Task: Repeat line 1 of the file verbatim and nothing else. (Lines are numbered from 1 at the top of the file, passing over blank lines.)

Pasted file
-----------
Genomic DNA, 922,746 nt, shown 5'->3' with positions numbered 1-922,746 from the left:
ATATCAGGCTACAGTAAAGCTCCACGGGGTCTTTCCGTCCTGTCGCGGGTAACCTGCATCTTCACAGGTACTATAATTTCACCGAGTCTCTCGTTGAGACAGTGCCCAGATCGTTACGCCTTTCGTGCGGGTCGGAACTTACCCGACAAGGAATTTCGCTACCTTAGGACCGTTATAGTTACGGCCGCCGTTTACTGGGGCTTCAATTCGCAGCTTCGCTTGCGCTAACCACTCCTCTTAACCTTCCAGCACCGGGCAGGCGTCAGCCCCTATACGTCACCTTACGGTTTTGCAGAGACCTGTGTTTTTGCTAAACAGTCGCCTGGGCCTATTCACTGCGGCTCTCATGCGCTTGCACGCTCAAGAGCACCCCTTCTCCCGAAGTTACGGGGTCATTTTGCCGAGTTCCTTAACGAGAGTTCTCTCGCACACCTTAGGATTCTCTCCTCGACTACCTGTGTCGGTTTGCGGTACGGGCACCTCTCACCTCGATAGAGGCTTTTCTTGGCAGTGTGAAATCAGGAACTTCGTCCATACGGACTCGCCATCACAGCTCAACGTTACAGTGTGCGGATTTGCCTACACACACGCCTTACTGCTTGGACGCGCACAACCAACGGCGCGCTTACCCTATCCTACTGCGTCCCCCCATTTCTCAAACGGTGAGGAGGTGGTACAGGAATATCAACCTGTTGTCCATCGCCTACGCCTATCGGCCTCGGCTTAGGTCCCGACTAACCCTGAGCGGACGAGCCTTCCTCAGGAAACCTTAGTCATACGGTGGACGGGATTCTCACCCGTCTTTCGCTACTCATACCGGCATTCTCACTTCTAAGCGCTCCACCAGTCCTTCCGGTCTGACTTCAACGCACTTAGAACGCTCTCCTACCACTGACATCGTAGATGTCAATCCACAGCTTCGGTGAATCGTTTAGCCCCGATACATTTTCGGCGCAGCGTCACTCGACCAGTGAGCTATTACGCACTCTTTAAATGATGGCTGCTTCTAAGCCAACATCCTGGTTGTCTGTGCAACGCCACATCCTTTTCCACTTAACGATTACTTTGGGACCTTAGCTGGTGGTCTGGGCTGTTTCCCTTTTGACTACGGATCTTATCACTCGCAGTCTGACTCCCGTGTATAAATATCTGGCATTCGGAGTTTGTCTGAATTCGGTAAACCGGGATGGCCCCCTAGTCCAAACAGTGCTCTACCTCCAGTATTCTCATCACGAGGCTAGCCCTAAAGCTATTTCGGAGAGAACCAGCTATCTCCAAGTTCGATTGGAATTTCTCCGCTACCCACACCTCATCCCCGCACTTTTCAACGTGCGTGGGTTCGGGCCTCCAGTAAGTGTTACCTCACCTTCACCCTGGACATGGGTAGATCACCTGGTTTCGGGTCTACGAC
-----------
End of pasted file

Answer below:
Genomic DNA, 922,746 nt, shown 5'->3' with positions numbered 1-922,746 from the left: